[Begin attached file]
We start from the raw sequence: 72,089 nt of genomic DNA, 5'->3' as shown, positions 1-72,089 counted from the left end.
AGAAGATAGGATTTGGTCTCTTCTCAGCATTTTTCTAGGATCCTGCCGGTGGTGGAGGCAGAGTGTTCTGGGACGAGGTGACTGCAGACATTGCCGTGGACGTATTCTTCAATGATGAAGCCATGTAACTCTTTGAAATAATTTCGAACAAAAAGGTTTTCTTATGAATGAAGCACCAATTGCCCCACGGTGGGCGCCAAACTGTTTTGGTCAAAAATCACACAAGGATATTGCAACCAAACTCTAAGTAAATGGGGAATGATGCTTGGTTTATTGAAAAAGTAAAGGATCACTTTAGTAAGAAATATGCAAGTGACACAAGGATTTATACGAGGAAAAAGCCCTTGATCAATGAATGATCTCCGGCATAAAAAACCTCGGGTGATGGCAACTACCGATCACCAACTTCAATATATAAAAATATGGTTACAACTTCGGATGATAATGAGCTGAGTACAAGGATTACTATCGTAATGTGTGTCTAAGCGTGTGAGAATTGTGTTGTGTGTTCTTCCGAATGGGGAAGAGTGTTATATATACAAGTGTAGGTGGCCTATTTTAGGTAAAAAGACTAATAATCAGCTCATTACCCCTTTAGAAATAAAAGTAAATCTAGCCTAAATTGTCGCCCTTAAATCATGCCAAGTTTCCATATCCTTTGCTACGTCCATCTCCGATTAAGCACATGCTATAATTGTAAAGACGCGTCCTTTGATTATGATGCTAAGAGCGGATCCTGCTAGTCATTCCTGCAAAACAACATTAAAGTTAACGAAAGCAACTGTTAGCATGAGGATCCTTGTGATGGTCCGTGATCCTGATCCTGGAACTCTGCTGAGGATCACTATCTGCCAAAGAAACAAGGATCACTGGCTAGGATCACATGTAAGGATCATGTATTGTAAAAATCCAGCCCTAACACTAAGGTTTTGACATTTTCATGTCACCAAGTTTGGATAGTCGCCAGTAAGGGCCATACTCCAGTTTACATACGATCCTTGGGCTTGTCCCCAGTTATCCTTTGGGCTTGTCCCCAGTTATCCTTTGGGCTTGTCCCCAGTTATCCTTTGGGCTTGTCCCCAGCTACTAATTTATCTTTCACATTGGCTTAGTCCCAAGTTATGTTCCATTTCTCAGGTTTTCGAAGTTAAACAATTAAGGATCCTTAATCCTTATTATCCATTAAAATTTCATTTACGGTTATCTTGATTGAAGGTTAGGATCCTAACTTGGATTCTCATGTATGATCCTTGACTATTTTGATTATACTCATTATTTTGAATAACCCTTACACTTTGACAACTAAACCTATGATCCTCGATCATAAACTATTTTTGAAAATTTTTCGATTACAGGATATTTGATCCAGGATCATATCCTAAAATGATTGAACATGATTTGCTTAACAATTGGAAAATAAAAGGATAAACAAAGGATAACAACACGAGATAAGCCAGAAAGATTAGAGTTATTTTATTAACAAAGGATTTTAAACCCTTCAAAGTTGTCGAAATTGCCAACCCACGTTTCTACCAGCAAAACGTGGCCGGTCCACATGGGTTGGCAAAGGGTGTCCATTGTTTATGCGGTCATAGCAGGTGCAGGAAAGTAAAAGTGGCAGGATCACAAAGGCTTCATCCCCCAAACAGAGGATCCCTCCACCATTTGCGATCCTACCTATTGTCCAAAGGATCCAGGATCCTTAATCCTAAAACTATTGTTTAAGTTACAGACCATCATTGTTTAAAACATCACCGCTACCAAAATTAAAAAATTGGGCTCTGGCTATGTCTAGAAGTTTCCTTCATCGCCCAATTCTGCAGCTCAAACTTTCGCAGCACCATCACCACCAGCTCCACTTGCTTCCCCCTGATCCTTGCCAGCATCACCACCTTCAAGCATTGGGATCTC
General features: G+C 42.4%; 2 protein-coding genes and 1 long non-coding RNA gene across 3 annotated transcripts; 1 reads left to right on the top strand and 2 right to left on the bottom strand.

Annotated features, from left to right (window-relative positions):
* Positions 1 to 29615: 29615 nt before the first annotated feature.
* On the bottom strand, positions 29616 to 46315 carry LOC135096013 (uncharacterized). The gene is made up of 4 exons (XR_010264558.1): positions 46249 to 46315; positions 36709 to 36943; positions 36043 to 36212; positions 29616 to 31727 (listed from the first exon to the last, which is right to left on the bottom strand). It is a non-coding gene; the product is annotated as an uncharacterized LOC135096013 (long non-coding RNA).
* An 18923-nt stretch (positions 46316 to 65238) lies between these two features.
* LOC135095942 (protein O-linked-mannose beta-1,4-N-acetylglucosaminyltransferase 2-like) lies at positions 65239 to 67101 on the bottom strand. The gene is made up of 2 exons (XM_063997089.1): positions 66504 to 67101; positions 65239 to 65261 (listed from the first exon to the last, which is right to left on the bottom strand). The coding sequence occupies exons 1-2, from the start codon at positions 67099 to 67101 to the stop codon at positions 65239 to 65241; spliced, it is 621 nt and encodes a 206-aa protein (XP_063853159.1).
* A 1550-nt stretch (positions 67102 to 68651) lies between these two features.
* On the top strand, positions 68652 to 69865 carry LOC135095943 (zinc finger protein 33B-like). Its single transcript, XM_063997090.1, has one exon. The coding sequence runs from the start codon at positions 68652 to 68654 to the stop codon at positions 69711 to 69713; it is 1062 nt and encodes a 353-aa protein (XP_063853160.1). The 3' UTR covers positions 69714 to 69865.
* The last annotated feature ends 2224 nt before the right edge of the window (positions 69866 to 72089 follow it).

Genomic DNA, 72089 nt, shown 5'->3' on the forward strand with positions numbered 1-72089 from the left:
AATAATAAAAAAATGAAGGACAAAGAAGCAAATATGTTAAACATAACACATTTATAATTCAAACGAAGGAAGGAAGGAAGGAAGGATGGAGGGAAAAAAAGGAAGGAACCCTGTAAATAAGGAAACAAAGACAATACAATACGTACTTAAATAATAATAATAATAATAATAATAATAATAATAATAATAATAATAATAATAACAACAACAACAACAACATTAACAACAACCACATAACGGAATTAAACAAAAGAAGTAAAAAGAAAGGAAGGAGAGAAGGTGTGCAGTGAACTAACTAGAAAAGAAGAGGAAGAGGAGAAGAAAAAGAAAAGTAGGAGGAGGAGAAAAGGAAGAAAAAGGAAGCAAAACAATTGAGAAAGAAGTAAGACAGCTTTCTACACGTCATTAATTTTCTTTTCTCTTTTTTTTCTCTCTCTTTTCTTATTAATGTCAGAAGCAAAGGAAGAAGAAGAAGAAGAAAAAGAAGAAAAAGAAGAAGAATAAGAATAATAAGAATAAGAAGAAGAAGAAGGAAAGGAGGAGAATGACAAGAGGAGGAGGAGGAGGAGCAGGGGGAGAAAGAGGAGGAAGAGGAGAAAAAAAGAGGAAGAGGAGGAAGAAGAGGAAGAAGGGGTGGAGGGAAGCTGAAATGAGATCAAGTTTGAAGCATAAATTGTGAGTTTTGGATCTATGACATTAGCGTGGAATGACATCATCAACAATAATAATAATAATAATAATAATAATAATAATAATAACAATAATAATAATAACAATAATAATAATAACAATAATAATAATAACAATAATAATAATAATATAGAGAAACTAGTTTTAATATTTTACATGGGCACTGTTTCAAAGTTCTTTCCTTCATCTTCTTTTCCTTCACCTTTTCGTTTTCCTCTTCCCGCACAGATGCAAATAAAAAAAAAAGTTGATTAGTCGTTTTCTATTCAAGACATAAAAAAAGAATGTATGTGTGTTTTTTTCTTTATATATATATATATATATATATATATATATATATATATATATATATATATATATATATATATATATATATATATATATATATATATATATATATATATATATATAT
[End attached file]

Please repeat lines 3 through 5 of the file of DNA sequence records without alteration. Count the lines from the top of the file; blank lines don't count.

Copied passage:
General features: G+C 42.4%; 2 protein-coding genes and 1 long non-coding RNA gene across 3 annotated transcripts; 1 reads left to right on the top strand and 2 right to left on the bottom strand.

Annotated features, from left to right (window-relative positions):
* Positions 1 to 29615: 29615 nt before the first annotated feature.